At the other extreme, engineers in Europe, the Americas, and Asia are recognized for their experience with railway and highway tunneling. Moreover, the costs and time of tunnel boring will continue to be reduced by advancing carbon-lite technologies. Yet even underground routes have the potential to cause nuisance (particularly during construction), are not free from technical barriers, and can therefore encounter objections by ground-dwellers or owners of property above.

Interestingly, very deep tunnels passing well beneath a building’s foundations or useable subterranean levels might not even need to purchase underground rights or permissions from the surface landowner depending on limitation regimes established by local law.

A mixture of elevated and underground sections will also be better for climate and disaster resilience, land and water conservation, reduction of deforestation and air, noise and visual pollution, less disruptive of animals’ grazing paths and access to habitat, as well as safer and more efficient for the separation of pedestrians and car traffic from busy at-grade crossings. These criteria will be used to evaluate the lifecycle efficiency of future rail systems, such as the ADB-JICA-supported Malolos-Clark Railway Project.

Instead of resorting to traditional confrontational compulsory acquisitions with the distress caused by relocations, new ways to package and pool smallholder lots and easements through equitable readjustments, reallocations, exchanges, or reversionary rehabilitation schemes are being tried by communities with the support of land trusts, banks, and sympathetic renewal authorities.

In megacities like Tokyo, individuals who occupy small houses often increase the utility of their land by consolidating their property with neighbors and erecting apartments or office buildings on it. Usually, the landowners entrust their land to the trust bank, which develops the consolidated properties to use them more effectively. Sometimes the participating landowners can live in apartments within the building and receive part of the profits as dividends from the trust bank. Assuming breakeven occupation and sufficient rental revenues, individual landowners can generate greater profit by this collective method. Similarly, an agricultural trust bank can manage the rural landowners’ collective properties so they make the land available for other uses like railway rights-of-way.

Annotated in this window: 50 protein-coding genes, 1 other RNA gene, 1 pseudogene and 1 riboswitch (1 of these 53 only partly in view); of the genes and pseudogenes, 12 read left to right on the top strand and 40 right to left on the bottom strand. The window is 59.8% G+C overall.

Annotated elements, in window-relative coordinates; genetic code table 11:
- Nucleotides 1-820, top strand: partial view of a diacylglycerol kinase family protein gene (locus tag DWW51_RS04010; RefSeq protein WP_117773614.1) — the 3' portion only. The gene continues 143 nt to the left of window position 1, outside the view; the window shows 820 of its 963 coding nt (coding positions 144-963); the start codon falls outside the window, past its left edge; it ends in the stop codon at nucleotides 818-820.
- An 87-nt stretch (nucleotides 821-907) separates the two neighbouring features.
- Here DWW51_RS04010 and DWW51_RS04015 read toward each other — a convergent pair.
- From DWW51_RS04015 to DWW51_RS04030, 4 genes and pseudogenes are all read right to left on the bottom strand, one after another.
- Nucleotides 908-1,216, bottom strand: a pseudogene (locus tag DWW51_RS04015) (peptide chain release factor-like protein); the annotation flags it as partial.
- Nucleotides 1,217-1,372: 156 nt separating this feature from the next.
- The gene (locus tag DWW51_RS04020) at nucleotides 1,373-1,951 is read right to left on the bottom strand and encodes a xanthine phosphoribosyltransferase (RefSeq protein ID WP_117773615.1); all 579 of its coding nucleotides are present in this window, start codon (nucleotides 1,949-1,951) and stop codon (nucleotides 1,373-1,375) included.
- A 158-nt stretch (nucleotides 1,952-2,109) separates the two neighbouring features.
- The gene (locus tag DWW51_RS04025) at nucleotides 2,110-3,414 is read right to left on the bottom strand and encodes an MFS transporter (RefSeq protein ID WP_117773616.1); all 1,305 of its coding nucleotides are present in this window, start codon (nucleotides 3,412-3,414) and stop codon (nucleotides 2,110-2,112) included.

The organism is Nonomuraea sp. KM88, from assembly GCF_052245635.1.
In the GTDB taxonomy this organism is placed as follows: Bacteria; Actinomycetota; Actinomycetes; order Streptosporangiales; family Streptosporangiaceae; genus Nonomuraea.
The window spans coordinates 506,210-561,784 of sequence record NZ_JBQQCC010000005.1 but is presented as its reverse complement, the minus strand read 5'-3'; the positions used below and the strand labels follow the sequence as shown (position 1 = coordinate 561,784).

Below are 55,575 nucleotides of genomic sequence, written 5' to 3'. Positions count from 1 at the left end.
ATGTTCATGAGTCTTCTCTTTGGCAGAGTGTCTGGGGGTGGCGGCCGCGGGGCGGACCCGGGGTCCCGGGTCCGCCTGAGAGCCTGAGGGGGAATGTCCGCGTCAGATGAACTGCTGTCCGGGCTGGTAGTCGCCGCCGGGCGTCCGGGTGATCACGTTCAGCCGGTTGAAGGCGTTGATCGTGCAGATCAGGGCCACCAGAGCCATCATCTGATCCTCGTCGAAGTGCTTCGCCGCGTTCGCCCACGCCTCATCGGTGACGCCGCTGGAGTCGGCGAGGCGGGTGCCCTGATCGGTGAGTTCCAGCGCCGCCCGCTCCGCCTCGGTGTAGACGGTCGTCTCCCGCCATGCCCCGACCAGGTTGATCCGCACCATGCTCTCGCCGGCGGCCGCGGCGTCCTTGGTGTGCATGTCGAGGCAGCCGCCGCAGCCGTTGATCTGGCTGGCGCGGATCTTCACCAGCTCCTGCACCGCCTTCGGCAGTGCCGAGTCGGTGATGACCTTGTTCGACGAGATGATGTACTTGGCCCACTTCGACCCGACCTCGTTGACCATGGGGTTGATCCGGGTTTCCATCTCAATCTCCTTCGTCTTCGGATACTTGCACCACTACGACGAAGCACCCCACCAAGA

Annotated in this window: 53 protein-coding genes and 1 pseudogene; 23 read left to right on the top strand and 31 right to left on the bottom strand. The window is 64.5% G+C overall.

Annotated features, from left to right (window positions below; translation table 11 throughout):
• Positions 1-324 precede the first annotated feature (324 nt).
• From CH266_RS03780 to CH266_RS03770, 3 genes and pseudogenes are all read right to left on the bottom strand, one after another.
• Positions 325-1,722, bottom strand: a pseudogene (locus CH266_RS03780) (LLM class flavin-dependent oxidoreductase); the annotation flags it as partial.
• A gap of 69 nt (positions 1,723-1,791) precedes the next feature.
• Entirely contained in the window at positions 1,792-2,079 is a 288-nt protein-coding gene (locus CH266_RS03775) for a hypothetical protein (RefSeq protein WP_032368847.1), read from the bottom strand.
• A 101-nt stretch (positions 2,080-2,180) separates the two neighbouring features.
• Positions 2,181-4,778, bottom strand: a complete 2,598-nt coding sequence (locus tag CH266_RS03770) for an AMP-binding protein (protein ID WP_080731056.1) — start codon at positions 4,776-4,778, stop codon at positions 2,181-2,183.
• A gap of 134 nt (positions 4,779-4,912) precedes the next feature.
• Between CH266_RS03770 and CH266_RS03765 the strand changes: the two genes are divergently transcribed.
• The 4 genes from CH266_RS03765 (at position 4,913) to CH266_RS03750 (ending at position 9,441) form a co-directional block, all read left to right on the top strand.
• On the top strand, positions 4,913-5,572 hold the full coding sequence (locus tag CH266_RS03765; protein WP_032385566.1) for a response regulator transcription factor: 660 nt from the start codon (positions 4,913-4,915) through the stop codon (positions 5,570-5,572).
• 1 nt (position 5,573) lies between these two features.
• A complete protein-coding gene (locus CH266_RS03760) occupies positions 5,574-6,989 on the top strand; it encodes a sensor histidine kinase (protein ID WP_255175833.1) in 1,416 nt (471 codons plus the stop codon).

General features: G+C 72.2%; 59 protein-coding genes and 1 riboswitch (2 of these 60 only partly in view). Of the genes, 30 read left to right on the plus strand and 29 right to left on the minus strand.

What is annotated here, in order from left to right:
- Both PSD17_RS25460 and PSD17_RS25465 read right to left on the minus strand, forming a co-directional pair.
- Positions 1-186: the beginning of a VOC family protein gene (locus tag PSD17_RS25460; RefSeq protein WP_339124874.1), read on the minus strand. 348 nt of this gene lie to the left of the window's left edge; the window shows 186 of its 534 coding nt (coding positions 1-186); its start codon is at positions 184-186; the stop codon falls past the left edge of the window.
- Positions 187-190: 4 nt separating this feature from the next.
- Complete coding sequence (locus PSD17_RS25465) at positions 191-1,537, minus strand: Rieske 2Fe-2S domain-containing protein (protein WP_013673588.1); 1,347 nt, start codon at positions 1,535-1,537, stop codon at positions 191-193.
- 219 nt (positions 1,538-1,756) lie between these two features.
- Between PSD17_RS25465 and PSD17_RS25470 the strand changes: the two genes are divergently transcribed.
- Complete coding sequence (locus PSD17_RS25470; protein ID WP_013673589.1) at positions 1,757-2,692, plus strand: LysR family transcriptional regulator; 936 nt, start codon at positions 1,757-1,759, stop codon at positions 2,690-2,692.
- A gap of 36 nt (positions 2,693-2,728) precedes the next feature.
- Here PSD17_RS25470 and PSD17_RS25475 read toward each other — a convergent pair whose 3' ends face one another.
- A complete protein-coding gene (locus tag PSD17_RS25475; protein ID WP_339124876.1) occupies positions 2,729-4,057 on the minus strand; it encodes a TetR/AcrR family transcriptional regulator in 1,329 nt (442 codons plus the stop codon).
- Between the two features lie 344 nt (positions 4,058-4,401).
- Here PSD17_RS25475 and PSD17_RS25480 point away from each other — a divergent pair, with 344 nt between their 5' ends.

Using long-term leases to secure sections of guideways with options to buy at the end of 40 or 99 years is another viable option that deserves further exploration. This approach could allow landowners, first peoples, or informal settlers in the way of a development to retain their (and their heirs’) legal interest in or connection to the land, without vetoing the optimal path or placing a rent-seeking stranglehold over future operations when the lease comes up for renewal.

The solution for quickly lining up rights-of-way in crowded places is not just a matter of pushing aside everything in the path of the project. Nor does it necessarily have to involve elevated tracks on spanning viaducts or burrowing endless underground tubes. Rather, an imaginative, respectful and utilitarian amalgam of all three dimensions building on existing, repurposed track paths is preferable.

A version of this blog post was featured in the Asia Pathways blog.